Detective Cameras and Early Photography

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One of the main characters from The Art of Rebellion, Philippe Lucien, becomes obsessed with miniature “detective” cameras. Researching 19th century photographer was fun  – imagine cameras concealed in top hats, tie pins, revolvers and the heads of walking canes! Although detective cameras became a useful tool for a private detective such as Philippe, interest in the cameras and in the art of photography overtook his interest in investigating.

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One of Philippe’s favourite detective cameras was the top hat camera, which he uses on several occasions to photograph Gabrielle surreptitiously. Another hidden camera he uses is the photo-cravate, hidden behind his cravat (tie), with the aperture appearing as a tie pin. This clever camera was invented by Edmond Bloch, a Parisian.

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Philippe claimed his favourite detective camera was one hidden in the base of an innocent-looking whiskey glass.

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As I learned more about detective cameras, I discovered that, as luck would have it, many of the innovators in photography were Frenchmen, such as Gaspard Tournachon, aka Nadar. He was a cartoonist, but reinvented himself to become one of Paris’ finest portrait photographers. He photographed mostly men in the elite and upper classes of French society. One woman he photographed was George Sand, journalist, novelist and Chopin’s mistress. Nadar became famous throughout Europe after he took the first photograph from a balloon (1858). He also photographed the catacombs of Paris, pioneering the use of magnesium flares for light.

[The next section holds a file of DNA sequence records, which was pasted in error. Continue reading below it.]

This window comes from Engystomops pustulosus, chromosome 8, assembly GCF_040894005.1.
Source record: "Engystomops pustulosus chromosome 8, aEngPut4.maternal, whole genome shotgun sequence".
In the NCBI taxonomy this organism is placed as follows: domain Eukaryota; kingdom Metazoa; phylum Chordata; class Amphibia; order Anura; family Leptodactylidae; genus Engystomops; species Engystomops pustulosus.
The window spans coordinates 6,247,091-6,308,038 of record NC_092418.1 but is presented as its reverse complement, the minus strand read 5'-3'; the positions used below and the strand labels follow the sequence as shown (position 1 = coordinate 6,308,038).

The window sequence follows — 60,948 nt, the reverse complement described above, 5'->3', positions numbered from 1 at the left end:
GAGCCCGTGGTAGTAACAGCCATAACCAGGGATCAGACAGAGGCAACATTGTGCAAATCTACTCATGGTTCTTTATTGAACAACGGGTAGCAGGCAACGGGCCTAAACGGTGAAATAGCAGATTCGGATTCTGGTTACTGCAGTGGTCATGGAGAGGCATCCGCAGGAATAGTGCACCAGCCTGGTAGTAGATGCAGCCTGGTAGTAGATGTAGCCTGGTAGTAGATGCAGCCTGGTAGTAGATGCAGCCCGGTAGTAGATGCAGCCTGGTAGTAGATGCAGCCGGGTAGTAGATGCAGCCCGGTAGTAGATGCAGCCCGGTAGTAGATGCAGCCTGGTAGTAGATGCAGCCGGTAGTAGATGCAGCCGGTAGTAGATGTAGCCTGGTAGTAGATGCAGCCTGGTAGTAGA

A well known French explorer, Maxime du Camp was initially contemptuous of photography. However, in 1849 he toured the Middle East with Gustave Flaubert (famed French novelist). He was clearly busy photographing on that trip, because after he returned from the trip, a book containing a hundred and twenty-five of his photographs was published in Paris: Egypte, Nubie, Palestine et Syrie (1852).

I’d like to think that Philippe would meet the Notmans when he explores Montreal in search of the best place to practice photography. Born in Britain in 1826, William Notman went to Canada and from the mid 1850s took photographs of the country. Notman also photographed famous personalities of the period, including Buffalo Bill and Sitting Bull. His work forms a valuable record of Canada’s life, people and customs during the second half of the nineteenth century.

The studio Notman founded, Wm. Notman & Son operated until 1993. By the turn of the century, Charles Notman was gaining praise for his portrait photographs, making Notman’s the leading studio in Montreal by the end of the 19th century.

If you’re interested in pursuing resources on detective cameras, these will get you started:

  1. An Age of Cameras, by E. Holmes (1974)
  2. 150 Classic Cameras, from 1839 to the present, by P. van Hasbroeck (1989)
  3. The Illustrated History of the Camera from 1839 to the Present, by M. Auer (1975)
  4. www.historiccamera.com

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